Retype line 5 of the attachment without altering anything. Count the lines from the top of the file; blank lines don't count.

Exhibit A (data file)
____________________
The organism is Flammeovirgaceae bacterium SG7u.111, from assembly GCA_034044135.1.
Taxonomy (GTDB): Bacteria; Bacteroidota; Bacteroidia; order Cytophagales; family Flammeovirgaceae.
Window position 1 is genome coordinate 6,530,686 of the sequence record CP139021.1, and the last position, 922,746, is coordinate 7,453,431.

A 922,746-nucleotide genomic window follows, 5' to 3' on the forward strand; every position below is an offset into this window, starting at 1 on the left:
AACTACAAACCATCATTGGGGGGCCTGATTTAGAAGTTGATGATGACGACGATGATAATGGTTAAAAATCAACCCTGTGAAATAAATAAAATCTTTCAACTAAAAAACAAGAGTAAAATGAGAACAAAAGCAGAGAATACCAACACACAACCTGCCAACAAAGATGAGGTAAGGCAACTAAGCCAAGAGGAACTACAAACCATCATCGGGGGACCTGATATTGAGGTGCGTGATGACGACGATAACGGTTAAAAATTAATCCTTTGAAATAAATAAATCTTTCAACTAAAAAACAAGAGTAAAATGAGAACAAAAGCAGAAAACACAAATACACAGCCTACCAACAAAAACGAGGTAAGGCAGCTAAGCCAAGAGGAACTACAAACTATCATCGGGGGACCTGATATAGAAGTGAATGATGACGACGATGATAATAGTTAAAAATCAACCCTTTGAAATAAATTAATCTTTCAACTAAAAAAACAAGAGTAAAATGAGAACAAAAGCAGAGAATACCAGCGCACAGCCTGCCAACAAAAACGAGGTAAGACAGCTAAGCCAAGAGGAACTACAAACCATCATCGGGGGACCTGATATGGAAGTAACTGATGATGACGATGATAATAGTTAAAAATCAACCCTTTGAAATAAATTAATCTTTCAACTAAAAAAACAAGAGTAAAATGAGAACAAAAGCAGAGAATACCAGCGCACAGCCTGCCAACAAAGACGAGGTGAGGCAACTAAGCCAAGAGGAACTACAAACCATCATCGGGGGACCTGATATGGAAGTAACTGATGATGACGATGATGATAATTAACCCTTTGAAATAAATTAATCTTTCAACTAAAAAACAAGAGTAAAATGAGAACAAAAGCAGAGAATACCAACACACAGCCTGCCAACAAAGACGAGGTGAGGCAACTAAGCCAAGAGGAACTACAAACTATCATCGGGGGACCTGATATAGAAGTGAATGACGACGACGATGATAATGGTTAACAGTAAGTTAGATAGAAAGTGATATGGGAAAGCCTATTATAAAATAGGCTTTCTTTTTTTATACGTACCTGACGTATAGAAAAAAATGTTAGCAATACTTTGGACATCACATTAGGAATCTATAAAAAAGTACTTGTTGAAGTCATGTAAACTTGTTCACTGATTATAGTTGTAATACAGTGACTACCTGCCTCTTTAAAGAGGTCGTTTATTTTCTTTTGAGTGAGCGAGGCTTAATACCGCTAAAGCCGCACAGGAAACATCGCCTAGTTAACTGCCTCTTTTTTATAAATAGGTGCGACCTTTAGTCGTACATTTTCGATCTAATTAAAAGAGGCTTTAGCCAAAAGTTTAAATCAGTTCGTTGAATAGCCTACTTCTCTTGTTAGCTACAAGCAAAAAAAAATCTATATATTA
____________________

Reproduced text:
AACTACAAACCATCATTGGGGGGCCTGATTTAGAAGTTGATGATGACGACGATGATAATGGTTAAAAATCAACCCTGTGAAATAAATAAAATCTTTCAACTAAAAAACAAGAGTAAAATGAGAACAAAAGCAGAGAATACCAACACACAACCTGCCAACAAAGATGAGGTAAGGCAACTAAGCCAAGAGGAACTACAAACCATCATCGGGGGACCTGATATTGAGGTGCGTGATGACGACGATAACGGTTAAAAATTAATCCTTTGAAATAAATAAATCTTTCAACTAAAAAACAAGAGTAAAATGAGAACAAAAGCAGAAAACACAAATACACAGCCTACCAACAAAAACGAGGTAAGGCAGCTAAGCCAAGAGGAACTACAAACTATCATCGGGGGACCTGATATAGAAGTGAATGATGACGACGATGATAATAGTTAAAAATCAACCCTTTGAAATAAATTAATCTTTCAACTAAAAAAACAAGAGTAAAATGAGAACAAAAGCAGAGAATACCAGCGCACAGCCTGCCAACAAAAACGAGGTAAGACAGCTAAGCCAAGAGGAACTACAAACCATCATCGGGGGACCTGATATGGAAGTAACTGATGATGACGATGATAATAGTTAAAAATCAACCCTTTGAAATAAATTAATCTTTCAACTAAAAAAACAAGAGTAAAATGAGAACAAAAGCAGAGAATACCAGCGCACAGCCTGCCAACAAAGACGAGGTGAGGCAACTAAGCCAAGAGGAACTACAAACCATCATCGGGGGACCTGATATGGAAGTAACTGATGATGACGATGATGATAATTAACCCTTTGAAATAAATTAATCTTTCAACTAAAAAACAAGAGTAAAATGAGAACAAAAGCAGAGAATACCAACACACAGCCTGCCAACAAAGACGAGGTGAGGCAACTAAGCCAAGAGGAACTACAAACTATCATCGGGGGACCTGATATAGAAGTGAATGACGACGACGATGATAATGGTTAACAGTAAGTTAGATAGAAAGTGATATGGGAAAGCCTATTATAAAATAGGCTTTCTTTTTTTATACGTACCTGACGTATAGAAAAAAATGTTAGCAATACTTTGGACATCACATTAGGAATCTATAAAAAAGTACTTGTTGAAGTCATGTAAACTTGTTCACTGATTATAGTTGTAATACAGTGACTACCTGCCTCTTTAAAGAGGTCGTTTATTTTCTTTTGAGTGAGCGAGGCTTAATACCGCTAAAGCCGCACAGGAAACATCGCCTAGTTAACTGCCTCTTTTTTATAAATAGGTGCGACCTTTAGTCGTACATTTTCGATCTAATTAAAAGAGGCTTTAGCCAAAAGTTTAAATCAGTTCGTTGAATAGCCTACTTCTCTTGTTAGCTACAAGCAAAAAAAAATCTATATATTA